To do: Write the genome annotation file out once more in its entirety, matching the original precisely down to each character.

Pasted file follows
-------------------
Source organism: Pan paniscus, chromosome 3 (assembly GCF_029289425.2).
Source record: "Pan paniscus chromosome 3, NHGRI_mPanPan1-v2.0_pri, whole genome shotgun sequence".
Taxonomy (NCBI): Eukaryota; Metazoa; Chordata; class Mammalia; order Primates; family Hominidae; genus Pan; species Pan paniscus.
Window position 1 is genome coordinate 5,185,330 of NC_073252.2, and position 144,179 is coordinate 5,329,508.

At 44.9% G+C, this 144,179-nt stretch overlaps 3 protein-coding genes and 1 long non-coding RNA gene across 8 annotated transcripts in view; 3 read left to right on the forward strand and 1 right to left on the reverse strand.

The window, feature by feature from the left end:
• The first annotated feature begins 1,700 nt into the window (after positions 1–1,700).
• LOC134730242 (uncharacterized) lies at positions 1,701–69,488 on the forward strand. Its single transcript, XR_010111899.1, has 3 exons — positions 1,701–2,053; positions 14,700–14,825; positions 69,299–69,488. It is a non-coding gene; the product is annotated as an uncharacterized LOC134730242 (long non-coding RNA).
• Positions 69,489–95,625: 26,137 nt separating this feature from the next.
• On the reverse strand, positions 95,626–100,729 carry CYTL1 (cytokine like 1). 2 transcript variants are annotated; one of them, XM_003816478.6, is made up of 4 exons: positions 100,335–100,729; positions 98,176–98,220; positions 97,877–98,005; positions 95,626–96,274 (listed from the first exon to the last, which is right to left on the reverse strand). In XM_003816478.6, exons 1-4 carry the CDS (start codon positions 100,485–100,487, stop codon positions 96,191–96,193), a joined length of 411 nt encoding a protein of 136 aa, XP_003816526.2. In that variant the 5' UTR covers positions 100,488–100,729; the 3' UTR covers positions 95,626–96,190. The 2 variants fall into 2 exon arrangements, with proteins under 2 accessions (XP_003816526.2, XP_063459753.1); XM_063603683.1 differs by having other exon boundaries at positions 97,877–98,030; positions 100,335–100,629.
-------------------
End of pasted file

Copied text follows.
Source organism: Pan paniscus, chromosome 3 (assembly GCF_029289425.2).
Source record: "Pan paniscus chromosome 3, NHGRI_mPanPan1-v2.0_pri, whole genome shotgun sequence".
Taxonomy (NCBI): Eukaryota; Metazoa; Chordata; class Mammalia; order Primates; family Hominidae; genus Pan; species Pan paniscus.
Window position 1 is genome coordinate 5,185,330 of NC_073252.2, and position 144,179 is coordinate 5,329,508.

At 44.9% G+C, this 144,179-nt stretch overlaps 3 protein-coding genes and 1 long non-coding RNA gene across 8 annotated transcripts in view; 3 read left to right on the forward strand and 1 right to left on the reverse strand.

The window, feature by feature from the left end:
• The first annotated feature begins 1,700 nt into the window (after positions 1–1,700).
• LOC134730242 (uncharacterized) lies at positions 1,701–69,488 on the forward strand. Its single transcript, XR_010111899.1, has 3 exons — positions 1,701–2,053; positions 14,700–14,825; positions 69,299–69,488. It is a non-coding gene; the product is annotated as an uncharacterized LOC134730242 (long non-coding RNA).
• Positions 69,489–95,625: 26,137 nt separating this feature from the next.
• On the reverse strand, positions 95,626–100,729 carry CYTL1 (cytokine like 1). 2 transcript variants are annotated; one of them, XM_003816478.6, is made up of 4 exons: positions 100,335–100,729; positions 98,176–98,220; positions 97,877–98,005; positions 95,626–96,274 (listed from the first exon to the last, which is right to left on the reverse strand). In XM_003816478.6, exons 1-4 carry the CDS (start codon positions 100,485–100,487, stop codon positions 96,191–96,193), a joined length of 411 nt encoding a protein of 136 aa, XP_003816526.2. In that variant the 5' UTR covers positions 100,488–100,729; the 3' UTR covers positions 95,626–96,190. The 2 variants fall into 2 exon arrangements, with proteins under 2 accessions (XP_003816526.2, XP_063459753.1); XM_063603683.1 differs by having other exon boundaries at positions 97,877–98,030; positions 100,335–100,629.